Monday, November 20, 2017

Here's Looking at Us, Kids


Refugees in frantic, desperate motion. Bellicose leaders bristling with weapons and eager for confrontation. A world driven by conflicts and war. The emerging spectre of Nazis and extremism. We’re talking about the world of 2017, of course. Or are we? The chaos of the world of three generations ago — 1942, to be precise — tragically and capably stands in for our own.

If it weren’t such an obvious period piece from the era of World War II, the Warner Bros. movie Casablanca would be speaking its eloquent volumes about fractured, fractious life in the 21st century. As it is, the film, which marks its 75th anniversary this month, maintains its grip on the popular imagination largely because of the simple strength of its story, a tale of modern good and evil — irresistible force and immovable object — that resonates in our world today.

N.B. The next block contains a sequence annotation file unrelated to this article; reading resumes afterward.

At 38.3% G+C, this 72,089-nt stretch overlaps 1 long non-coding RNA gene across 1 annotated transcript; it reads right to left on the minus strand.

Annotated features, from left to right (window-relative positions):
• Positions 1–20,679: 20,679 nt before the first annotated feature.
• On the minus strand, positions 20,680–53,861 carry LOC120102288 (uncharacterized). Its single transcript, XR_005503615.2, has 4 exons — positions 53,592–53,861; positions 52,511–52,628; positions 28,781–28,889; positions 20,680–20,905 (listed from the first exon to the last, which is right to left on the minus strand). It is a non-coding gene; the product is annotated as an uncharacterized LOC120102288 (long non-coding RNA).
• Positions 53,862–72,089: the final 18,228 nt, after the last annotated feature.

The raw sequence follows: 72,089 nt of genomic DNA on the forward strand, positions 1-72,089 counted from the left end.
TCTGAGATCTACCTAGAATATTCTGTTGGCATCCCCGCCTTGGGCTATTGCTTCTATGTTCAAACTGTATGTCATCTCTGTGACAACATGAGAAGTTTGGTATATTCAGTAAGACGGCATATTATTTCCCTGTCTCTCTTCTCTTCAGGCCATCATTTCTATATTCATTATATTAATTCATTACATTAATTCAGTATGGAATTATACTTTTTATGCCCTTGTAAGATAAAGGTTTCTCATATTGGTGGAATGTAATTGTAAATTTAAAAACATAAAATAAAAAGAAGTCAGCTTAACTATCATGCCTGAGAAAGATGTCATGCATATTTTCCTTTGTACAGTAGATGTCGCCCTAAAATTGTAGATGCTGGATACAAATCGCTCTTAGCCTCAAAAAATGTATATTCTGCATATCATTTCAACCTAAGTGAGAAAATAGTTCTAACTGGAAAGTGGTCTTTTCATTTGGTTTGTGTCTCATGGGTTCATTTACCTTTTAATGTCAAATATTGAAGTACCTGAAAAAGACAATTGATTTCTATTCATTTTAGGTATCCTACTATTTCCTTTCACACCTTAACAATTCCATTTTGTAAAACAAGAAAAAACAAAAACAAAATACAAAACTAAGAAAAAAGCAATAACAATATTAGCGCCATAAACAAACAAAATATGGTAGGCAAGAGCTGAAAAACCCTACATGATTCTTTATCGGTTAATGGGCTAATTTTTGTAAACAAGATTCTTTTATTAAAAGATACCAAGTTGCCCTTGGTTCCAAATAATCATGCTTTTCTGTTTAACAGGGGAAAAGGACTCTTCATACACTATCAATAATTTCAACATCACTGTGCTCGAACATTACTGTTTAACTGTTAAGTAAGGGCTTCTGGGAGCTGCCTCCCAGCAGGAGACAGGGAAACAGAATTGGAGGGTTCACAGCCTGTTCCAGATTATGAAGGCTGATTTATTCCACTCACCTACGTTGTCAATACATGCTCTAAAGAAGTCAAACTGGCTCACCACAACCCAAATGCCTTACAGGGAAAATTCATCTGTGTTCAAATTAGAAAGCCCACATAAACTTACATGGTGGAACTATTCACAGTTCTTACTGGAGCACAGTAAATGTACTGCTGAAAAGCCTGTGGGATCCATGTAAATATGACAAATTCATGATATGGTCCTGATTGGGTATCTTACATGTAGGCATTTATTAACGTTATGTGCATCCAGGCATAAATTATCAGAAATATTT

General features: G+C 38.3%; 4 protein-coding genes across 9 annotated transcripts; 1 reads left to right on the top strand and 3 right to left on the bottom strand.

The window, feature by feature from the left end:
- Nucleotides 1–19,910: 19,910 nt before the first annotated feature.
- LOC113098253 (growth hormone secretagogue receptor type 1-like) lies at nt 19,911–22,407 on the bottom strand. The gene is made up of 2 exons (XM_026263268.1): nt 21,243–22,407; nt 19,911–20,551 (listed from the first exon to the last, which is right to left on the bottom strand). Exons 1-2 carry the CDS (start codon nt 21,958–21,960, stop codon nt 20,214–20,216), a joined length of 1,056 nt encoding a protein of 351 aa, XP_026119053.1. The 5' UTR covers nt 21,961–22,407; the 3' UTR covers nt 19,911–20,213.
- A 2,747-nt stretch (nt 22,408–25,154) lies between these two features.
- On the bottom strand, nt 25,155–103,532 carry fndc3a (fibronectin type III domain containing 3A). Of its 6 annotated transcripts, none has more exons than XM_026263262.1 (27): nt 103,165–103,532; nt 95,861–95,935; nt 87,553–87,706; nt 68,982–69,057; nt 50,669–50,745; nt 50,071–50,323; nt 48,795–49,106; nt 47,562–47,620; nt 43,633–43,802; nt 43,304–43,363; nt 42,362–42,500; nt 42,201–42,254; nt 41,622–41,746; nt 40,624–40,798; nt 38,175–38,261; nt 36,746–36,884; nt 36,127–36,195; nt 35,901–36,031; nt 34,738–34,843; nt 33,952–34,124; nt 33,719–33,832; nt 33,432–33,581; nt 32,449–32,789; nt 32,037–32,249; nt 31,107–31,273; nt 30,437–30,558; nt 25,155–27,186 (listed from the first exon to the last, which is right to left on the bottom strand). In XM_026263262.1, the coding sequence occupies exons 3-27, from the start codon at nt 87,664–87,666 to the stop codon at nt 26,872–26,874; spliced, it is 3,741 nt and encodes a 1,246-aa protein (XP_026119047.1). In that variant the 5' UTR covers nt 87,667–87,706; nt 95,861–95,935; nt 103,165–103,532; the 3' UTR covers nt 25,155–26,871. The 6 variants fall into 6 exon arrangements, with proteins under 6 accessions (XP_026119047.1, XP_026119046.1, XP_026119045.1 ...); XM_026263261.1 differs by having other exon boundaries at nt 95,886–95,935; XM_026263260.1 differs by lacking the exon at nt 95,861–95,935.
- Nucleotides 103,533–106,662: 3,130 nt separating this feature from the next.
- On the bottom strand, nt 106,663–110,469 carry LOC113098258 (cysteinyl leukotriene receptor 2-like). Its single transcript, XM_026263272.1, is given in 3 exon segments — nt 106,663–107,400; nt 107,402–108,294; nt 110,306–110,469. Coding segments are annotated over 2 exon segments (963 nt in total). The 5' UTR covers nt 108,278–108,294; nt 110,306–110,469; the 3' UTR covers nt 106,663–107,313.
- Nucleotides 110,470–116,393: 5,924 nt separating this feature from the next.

The Michael Curtiz film premiered at the Hollywood Theater in New York City on Nov. 26, 1942, a date intended to coincide with the capture of the Moroccan port city by Allied forces after the invasion of North Africa. Its general release, on Jan. 23, 1943, dovetailed with the Casablanca Conference, at which President Franklin D. Roosevelt and British Prime Minister Winston Churchill hashed out plans for the next phase of the Allied efforts to win the war. ...

Read the rest at The Swamp

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